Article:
Value hacking for dummies

November 20, 2019 | Matthew Carswell

The Hacker Aesthetic

We all know the appeal of the hacker. They’ve been glorified in media and mythicized in computer science lore for years. When we hear about a really big “hack”, even an illegal one, there is a small piece inside us that thinks about what type of genius it must have taken to execute it. The delight you experience when you admire a great hack, is due to the hacker aesthetic. It’s not a hack if it doesn’t generate delight, wonder and admiration.

Pop culture uses the word hacker all too often in the context of “breaking in and stealing information”. This is unfortunate because the real meaning is something special and intimately human.

Some of the all time greatest hackers embody what we perceive as pure genius. Take Alan Turing and his team that built the machine that cracked the Enigma code. He did this because he was attracted to the difficulty of the problem and had a deep seeded need to solve it elegantly. We humans love coming up with ways to use our tools to inspire wonder. That’s the hacker aesthetic. In a nutshell we are saying, “Look how good I am at using tools! Isn’t this amazing?”

Growth Hacking vs. Value Hacking

There is a trend in marketing called “growth hacking”. It’s a cool trend that has created its own entire cottage industry. The whole premise is “increase revenue through any means possible, growth is king, nothing else matters”. I will say that it is a fair use of the term “hack” because some of the techniques that have been innovated through growth hacking are extremely creative and tend to inspire wonder. 10x and 100x growth is impressive, no matter how you spin it. Especially on a shoestring budget.

There is only one tiny problem. We all know that growth by itself isn’t king. Long term growth is. And long term growth my friends, only comes from offering value. Over time, there is no way to get around that. If you don’t offer enough value in business, eventually people will stop coming to you.

One of my favorite lessons from the all time classic Stephen Covey’s “7 Habits of Highly Effective People” is the idea of the “character ethic” and the “personality ethic”. Covey says that after World War II people started focusing on shortcuts, techniques and methods to being great. He labelled this the Personality Ethic. The Character Ethic in contrast is more focused on changing the core of who you are. The goal is to improve your character to actually be great, not just convince others that you are great or try to appear great. Words to live by if you ask me.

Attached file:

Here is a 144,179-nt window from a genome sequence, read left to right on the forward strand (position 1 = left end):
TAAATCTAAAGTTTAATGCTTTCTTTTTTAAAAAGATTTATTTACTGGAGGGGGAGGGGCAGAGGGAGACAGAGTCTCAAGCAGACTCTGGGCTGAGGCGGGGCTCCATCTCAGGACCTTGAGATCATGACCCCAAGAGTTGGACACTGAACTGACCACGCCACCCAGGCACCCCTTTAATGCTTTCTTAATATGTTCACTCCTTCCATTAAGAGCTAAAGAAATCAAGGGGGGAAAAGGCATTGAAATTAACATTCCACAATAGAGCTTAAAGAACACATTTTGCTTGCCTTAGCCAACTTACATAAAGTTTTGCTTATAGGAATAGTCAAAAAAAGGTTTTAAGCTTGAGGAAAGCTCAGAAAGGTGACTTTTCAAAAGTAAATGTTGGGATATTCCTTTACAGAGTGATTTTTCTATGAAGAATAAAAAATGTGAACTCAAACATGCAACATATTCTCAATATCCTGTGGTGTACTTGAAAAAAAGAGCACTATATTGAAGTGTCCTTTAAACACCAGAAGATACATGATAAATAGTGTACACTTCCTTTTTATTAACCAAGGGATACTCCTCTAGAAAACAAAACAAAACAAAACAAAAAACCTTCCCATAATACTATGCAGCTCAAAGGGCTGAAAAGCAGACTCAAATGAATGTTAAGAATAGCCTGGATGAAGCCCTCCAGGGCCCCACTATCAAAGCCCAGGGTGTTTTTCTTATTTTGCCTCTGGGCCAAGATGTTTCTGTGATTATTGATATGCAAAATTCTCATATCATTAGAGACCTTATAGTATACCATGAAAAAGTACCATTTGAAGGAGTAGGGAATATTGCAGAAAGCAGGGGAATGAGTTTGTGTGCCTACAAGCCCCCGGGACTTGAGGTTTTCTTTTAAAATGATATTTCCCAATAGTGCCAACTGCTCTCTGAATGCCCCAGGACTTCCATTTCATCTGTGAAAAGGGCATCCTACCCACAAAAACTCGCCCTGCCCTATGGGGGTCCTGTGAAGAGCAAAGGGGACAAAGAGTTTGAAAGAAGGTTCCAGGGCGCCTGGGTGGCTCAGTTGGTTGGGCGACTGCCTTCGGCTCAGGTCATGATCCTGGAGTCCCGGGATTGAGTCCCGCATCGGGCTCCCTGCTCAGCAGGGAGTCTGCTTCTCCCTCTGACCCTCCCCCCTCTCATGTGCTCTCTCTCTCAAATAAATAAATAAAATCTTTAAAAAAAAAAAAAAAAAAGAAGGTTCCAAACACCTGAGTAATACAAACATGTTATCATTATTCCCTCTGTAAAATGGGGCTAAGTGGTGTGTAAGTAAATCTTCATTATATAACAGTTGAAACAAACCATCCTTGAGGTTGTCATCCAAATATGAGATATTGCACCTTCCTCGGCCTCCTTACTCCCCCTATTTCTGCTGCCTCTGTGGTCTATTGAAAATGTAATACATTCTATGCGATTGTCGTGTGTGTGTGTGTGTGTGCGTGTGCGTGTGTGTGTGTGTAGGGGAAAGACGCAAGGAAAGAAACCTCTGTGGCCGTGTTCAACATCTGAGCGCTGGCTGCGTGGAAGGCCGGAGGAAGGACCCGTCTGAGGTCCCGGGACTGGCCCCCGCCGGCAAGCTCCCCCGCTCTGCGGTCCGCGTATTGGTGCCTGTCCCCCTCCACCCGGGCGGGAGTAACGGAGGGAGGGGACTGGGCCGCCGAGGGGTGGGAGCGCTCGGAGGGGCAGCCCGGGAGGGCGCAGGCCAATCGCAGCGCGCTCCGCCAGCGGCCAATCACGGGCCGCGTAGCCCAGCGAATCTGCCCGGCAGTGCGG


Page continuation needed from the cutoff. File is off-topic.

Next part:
Growth hacking is the business version of the Personality Ethic. Shortcuts to growth are great if the value exists. But don’t put the cart before the horse. It makes the world a crappy place. A lot like the personality ethic does.

Marrying Value and Hacking

Value is simply stated as the benefit of something compared to its cost. As a value hacker, you should celebrate the wonder and joy you generate when creating something incredibly valuable. The light bulb costs a dollar but it allows you to see your beautiful family after dark without lighting a candle and potentially burning down the house. Do you think Thomas Edison was admired for this? I think so. “Wizard” isn’t a nickname that people throw around lightly.

If you focus on using your tools to generate amazing benefit at little cost, you’ll end up making something really special! Don’t waste your brain power on growing something if it’s not valuable. It’s true that our tools have gotten way more advanced…. all that means is that the possibilities are vast! Put your feet on the shoulders of giants, and use your tools to make people delight in your creation. Listen to that whispering voice telling you “if you build it, they will come.” It’s actually a noble cause with outcomes that will truly last.

I hear you, you are thinking “ok yeah I’m all about it. I’d love to value hack, but how do I get started?” Well, my friend – you’ve got the tools, go create the wonder. In your business, what is the greatest pain? What is the most elegant solution for those pains? How can you solve this pain for the lowest resource cost. How can you test that your solution is valuable, while spending almost nothing? Get creative!

You can make a prototype for 99% of solutions these days, for actual pennies.

If you need help with this process I have my own value hacks which I am happy to share so reach out to me if you’d like or you can also read my past and future posts.

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